Invasive species in New Zealand
A number of introduced species, some of which have become invasive species, have been added to New Zealand's native flora and fauna. Both deliberate and accidental introductions have been made from the time of the first human settlement, with several waves of Polynesian people at some time before the year 1300, followed by Europeans after 1769.
Almost without exception, the introduced species have been detrimental to the native flora and fauna but some, such as farmed sheep and cows and the clover upon which they feed, now form a large part of the economy of New Zealand. Registers, lists and indexes of species that are invasive, potentially invasive, or a threat to agriculture or biodiversity are maintained by Biosecurity New Zealand.
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Many invasive animal species are listed in schedules 5 and 6 of the Wildlife Act 1953. Those in Schedule 5 have no protection and may be killed. Those in Schedule 6 are declared to be noxious animals and subject to the Noxious Animals Act 1956. In 2016 the New Zealand government introduced Predator Free 2050, a project to eliminate all non-native predators (such as rats, possums and stoats) by 2050.
Some of the invasive animal species are as follows.
The National Pest Plant Accord, with a listing of about 120 genus, species, hybrids and subspecies, was developed to limit the spread of plant pests. Invasive plants are classified as such on a regional basis with some plants declared as national plant pests. The Department of Conservation also lists 328 vascular plant species as environmental weeds.
Some of the better-known invasive plant species are:
- Acacia species (mostly Australian) especially wattle
- Acanthus - bears britches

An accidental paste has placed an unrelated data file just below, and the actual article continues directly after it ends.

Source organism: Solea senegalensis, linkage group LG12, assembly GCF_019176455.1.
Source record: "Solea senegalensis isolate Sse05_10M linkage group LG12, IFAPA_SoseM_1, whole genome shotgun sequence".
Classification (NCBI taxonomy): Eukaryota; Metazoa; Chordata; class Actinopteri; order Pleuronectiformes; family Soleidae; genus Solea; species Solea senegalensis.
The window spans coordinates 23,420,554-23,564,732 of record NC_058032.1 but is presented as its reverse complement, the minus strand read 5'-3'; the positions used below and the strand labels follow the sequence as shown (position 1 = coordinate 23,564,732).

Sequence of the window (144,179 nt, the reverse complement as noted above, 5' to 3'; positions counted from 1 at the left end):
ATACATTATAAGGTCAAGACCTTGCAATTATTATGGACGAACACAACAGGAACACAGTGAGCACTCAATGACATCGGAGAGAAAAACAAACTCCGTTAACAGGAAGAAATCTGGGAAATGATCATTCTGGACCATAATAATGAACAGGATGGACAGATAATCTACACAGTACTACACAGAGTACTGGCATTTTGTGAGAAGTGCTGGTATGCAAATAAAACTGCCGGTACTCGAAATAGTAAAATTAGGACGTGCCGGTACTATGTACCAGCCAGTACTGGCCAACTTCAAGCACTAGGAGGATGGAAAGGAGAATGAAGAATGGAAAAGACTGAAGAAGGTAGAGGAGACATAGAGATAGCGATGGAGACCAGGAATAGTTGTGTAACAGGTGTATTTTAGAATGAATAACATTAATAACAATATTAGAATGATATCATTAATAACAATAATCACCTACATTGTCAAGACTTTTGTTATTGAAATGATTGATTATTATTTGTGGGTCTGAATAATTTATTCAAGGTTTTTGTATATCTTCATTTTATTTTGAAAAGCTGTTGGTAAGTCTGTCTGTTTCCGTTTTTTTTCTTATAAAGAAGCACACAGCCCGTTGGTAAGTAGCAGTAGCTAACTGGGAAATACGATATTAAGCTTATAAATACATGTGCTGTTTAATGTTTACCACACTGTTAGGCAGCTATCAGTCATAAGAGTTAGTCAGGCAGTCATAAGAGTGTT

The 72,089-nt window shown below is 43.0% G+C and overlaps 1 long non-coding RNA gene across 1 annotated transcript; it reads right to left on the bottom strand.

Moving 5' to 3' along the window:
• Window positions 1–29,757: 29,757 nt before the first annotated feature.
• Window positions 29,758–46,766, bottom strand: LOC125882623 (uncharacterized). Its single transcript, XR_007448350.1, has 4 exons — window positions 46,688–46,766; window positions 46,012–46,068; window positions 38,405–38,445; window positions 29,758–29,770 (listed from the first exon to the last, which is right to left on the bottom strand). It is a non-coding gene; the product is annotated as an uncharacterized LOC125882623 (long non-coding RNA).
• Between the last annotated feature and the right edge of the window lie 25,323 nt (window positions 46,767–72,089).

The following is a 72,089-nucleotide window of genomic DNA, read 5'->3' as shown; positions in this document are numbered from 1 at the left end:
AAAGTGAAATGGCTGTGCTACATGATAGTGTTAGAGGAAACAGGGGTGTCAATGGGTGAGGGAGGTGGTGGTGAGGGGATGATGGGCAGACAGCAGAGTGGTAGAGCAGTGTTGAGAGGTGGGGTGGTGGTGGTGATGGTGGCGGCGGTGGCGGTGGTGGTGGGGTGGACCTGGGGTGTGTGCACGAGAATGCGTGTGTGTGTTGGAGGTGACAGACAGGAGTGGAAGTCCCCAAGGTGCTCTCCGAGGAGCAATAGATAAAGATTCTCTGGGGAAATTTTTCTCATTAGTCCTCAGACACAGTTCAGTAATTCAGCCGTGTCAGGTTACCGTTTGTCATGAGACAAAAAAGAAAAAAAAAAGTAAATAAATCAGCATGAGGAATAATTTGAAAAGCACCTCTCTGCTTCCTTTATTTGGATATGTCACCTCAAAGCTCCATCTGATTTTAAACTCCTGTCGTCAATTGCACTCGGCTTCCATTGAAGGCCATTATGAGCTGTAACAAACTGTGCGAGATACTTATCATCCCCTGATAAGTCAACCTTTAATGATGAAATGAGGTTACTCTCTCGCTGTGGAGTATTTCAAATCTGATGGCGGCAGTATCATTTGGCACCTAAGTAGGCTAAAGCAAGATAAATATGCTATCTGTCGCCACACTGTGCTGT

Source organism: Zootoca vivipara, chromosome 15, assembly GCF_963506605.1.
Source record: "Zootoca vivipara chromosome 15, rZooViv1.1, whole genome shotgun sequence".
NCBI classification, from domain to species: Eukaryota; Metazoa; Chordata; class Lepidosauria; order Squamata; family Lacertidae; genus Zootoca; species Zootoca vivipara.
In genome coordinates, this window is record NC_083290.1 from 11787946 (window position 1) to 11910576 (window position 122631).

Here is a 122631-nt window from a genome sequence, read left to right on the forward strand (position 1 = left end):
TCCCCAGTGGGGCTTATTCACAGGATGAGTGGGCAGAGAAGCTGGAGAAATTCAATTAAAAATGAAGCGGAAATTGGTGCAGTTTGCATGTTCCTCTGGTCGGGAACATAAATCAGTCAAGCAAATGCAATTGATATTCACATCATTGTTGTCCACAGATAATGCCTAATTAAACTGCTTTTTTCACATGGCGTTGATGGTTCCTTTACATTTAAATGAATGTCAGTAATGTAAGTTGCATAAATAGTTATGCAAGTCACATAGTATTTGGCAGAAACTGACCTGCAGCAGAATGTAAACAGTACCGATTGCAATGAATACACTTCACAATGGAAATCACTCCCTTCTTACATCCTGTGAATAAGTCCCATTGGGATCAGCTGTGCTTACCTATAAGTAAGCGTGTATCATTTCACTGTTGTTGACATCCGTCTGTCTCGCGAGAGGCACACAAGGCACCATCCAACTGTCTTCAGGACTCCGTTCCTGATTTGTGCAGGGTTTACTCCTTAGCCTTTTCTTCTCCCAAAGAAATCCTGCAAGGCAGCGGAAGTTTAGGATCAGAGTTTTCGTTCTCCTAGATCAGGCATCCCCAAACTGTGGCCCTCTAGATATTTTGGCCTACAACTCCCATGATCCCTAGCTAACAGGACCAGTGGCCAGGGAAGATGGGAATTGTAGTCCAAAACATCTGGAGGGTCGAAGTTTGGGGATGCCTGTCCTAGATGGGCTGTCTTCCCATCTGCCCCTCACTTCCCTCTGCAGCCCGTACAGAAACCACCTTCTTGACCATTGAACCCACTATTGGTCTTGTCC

- Arundo donax - giant reed (or elephant grass)
- Banana passionfruit
- Boxthorn (Lycium ferossimum)
- Broom (Cytisus scoparius)
- Buckthorn (Rhamnus alaternus)
- Castor oil plant (Ricinus communis)
- Californian thistle
- Cape sundew (Drosera capensis)
- Cape tulip
- Christmasberry (Schinus terebinthifolius)
- Climbing asparagus (Asparagus scandens)
- Darwin's barberry (Berberis darwnii)
- Didymosphenia geminata ("didymo" or "rock snot")
- Field horsetail (Equisetum arvense)
- Japanese honeysuckle
- Jasmine (Jasminum polyanthum)
- Kahili ginger (Hedychium gardnerianum)
- Lodgepole pine (Pinus contorta)
- Mexican daisy
- Mexican devil (Ageratina adenophora)
- Morning glory (Convolvulus)
- Moth plant
- Old man's beard
- Oxygen weed (Egeria)
- Oxygen weed (Lagarosiphon major)
- Pampas grass (Cortaderia selloana)
- Purple loosestrife
- Queen of the night (Cestrum nocturnum)
- Rhododendron ponticum
- Salix cinerea (gray willow)
- Salix fragilis (crack willow)
- Scotch thistle
- Sycamore (Acer pseudoplatanus)
- Tradescantia fluminensis
- Yellow flag (Iris pseudacorus)
Animals in New Zealand
- Australian magpies in New Zealand
- Canada geese in New Zealand
- Cats in New Zealand
- Common brushtail possum in New Zealand
- Gypsy moths in New Zealand
- Stoats in New Zealand
Plants in New Zealand
- Agapanthus in New Zealand
- Blue morning glory in New Zealand
- Didymo in New Zealand
- Gorse in New Zealand
- Old man's beard in New Zealand
- Privet as an invasive plant
- Wilding conifer
- Howe, K. R. (2003). The Quest for Origins. p. 179. ISBN 0-14-301857-4.
- Rat remains help date New Zealand's colonisation. New Scientist. 4 June 2008. Retrieved 23 June 2008.
- Abel Tasman did not land, so is unlikely to have introduced anything.
- It has been suggested that the harrier hawk may have benefited.
- "Registers, List and Indexes". MAF Biosecurity New Zealand. Retrieved 22 January 2012.
- Roy, Eleanor Ainge (25 July 2016). "No more rats: New Zealand to exterminate all introduced predators". The Guardian. ISSN 0261-3077. Retrieved 21 January 2017.